Between Aaron Gwin and Brandon Semenuk, it’s not a stretch to say Troy Lee Design’s D3 might be the helmet with the most podiums ever.
The D3, along with it’s predecessor the D2, is one of the most proven and popular helmets around. From bike parks to World Cup races, there always seems to be a more than few in sight.
The first thing I noticed with the D3 is how incredibly light it is, almost to the point that it’s a trip when you pick it up. From the outside, the helmet has a sleek design, with creases running from the chin to the ears as well as on top, including TLD’s signature shark fin.
The helmet’s aerodynamic design not only helps on the outside, which might be hard to notice, but the inside too, which is definitely noticeable. The D3 does about as well as any full face helmet can with air management, between the EPS channeling and outside venting. There’s 14 intake vents in the front and six export vents in the rear that provide enough airflow to make even a hot day in the bike park manageable. Goggle compatibility has never been more intuitive, as there’d a designated angle and lip to keep the strap in place.
Beneath the composite shell of the D3 is EPS foam, a hard Styrofoam that is standard among bike helmets. The inside liner features moisture-wicking materials that greatly contribute to sweat management, and all of the pads are removable and washable, which can seriously extend the life of the helmet. A mesh panel on the top of the inside lets the air brought in by the EPS channeling to circulate, which helps keep the dome temps down. I can honestly say that after a full spring and summer of wearing the D3, there are no lingering smells, which I’d attribute to both the moisture-wicking qualities and the airflow.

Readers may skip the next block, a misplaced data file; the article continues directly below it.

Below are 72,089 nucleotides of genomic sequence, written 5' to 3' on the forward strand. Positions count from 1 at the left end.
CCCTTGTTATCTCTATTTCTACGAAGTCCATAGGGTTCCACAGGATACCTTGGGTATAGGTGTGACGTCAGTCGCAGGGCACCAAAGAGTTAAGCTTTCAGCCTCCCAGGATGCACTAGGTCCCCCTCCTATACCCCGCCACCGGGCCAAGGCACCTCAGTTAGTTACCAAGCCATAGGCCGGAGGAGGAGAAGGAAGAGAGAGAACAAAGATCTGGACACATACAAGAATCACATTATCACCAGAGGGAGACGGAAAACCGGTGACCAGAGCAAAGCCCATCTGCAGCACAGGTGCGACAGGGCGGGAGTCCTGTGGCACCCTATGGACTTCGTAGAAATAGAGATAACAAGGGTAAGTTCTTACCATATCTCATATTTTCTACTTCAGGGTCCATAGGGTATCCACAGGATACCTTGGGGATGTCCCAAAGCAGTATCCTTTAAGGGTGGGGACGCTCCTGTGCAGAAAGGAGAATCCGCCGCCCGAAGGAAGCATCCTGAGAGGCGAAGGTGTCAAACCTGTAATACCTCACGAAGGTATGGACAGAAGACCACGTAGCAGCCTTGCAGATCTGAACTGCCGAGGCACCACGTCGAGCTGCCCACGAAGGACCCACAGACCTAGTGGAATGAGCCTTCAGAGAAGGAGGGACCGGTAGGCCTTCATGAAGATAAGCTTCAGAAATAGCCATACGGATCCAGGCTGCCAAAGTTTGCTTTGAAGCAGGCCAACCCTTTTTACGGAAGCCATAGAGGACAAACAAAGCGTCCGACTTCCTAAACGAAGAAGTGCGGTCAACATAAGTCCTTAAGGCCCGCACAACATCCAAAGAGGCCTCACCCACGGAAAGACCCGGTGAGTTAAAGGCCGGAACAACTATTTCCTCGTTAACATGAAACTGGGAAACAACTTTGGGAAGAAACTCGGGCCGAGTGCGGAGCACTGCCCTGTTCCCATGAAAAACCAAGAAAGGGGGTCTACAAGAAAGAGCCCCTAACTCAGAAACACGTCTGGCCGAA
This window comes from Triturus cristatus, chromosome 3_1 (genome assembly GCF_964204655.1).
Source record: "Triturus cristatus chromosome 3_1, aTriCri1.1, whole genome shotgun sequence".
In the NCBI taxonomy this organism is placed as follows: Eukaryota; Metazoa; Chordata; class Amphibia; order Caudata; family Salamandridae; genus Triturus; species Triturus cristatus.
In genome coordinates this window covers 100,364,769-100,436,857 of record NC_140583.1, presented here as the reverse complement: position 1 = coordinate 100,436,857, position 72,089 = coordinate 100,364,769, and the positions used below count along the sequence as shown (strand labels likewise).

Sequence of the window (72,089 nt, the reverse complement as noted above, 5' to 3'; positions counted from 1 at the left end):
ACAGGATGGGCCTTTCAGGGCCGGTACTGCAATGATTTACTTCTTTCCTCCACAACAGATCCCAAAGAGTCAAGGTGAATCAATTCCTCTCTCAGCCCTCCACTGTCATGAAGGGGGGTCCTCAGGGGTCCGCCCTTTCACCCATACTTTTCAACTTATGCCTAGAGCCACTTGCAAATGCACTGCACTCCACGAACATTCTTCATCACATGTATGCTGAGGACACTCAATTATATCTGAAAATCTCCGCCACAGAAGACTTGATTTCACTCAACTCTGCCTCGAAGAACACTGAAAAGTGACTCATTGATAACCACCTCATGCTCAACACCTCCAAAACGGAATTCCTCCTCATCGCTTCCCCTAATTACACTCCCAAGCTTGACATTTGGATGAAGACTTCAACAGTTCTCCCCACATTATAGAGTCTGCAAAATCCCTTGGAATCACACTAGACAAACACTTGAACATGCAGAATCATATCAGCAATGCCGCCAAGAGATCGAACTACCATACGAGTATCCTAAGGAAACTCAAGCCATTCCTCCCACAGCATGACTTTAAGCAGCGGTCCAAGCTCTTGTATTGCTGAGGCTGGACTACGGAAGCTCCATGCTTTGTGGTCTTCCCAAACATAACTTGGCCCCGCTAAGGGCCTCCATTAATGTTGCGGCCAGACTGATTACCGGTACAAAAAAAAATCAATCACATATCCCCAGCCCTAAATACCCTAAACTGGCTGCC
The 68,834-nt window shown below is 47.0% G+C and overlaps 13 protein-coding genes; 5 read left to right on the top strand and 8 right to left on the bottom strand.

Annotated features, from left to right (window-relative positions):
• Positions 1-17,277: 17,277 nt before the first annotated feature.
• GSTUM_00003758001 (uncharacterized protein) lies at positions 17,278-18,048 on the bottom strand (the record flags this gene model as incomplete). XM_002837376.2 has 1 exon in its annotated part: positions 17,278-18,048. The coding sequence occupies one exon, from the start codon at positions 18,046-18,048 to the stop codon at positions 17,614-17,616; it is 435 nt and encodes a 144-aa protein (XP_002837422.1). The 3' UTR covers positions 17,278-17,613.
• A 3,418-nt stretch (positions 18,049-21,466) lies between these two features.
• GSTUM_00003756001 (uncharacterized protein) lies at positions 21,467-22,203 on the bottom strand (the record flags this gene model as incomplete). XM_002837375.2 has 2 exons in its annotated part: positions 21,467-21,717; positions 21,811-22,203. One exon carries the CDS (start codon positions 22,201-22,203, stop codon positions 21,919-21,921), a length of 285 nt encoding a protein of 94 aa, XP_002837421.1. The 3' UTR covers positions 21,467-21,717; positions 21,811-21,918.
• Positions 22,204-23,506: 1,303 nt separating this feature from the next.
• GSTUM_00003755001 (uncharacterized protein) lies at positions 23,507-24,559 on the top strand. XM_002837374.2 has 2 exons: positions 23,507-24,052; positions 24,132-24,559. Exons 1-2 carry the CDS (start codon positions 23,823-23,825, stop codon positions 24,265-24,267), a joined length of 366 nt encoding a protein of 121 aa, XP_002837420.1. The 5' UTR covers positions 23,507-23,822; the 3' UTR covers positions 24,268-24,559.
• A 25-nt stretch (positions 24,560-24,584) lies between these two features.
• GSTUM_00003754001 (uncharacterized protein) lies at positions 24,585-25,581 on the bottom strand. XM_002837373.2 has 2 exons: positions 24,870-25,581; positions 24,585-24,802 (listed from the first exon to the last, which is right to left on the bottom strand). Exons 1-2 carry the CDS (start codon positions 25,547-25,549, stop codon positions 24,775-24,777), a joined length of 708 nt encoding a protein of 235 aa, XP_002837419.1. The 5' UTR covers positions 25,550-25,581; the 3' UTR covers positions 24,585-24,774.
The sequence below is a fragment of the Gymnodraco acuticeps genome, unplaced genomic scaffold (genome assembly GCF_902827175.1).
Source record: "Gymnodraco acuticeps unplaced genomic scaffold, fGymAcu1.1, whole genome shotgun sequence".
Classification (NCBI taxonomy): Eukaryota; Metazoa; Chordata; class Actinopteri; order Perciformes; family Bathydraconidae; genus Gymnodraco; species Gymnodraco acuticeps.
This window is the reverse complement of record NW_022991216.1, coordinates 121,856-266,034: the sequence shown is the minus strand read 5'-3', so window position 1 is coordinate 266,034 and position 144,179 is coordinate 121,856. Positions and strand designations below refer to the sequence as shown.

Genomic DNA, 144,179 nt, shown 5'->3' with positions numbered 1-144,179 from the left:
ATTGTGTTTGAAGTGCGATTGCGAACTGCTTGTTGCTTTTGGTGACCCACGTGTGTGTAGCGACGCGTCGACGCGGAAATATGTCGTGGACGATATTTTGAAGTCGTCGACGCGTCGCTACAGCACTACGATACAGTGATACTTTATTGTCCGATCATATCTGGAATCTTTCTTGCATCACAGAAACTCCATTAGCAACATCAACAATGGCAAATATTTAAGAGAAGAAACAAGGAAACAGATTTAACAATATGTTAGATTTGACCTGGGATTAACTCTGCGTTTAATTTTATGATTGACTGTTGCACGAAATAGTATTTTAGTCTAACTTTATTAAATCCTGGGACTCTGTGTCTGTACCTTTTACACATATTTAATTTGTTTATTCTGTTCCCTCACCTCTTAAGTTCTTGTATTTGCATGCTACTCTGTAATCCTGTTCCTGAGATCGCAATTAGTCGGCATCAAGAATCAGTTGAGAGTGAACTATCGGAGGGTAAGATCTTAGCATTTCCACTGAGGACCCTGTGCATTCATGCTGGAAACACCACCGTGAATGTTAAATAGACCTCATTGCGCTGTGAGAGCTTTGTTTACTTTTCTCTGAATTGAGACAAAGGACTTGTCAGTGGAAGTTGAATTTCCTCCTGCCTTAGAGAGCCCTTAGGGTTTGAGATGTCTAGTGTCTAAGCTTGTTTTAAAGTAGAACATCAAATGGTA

The fit of the D3 is another aspect that I haven’t had too many qualms with. The cheek pads are snug, but not tight, and I haven’t had any pressure points. One small annoyance I noticed was in the ears, where the “internal cavities for audio integration” are. This is simply a space that is meant to accommodate headphones, but there were a few points where the hard plastic popped out and was rubbing against my ear. Not a catastrophe, but like I said, slightly annoying.
The field of vision from inside the D3 is another aspect that I found to be adequate, but not overwhelmingly glorious. The chin bar isn’t the most minimal, but I guess that’s what is going to save your face the most, so it’s certainly justified. I’ve been riding with the visor completely up as it seems to just take away from the field of vision in any other position. The visor itself is easily adjustable, thanks to two pivot points and one tightening screw on the forehead. The helmet also comes with a backup visor which I haven’t needed yet, but chances are I will inevitably use it, as they’re simply just thin pieces of plastic that are usually the first to go in a crash.
The strap on the D3 has been nothing but comfortable. Thanks to the helmet’s superb fit, even when snugging it down, I never felt like it was restricting. The double D-ring strap cinches easily, and the D-rings themselves are made out of titanium, one more factor that keeps both the weight down and the safety up.
Overall, the D3 is an amazing full-face helmet that provides as much comfort as it does safety. Whether it’s riding the lifts at Whistler or shuttling trails deep in Pacific Northwest, the D3 has stood up to the abuse like a champ and it feels good to have complete confidence in your equipment. The price tag on the D3 is a hefty one ($375), but the culmination of safety and performance is one that I have yet to find anywhere else.
See more at www.troyleedesigns.com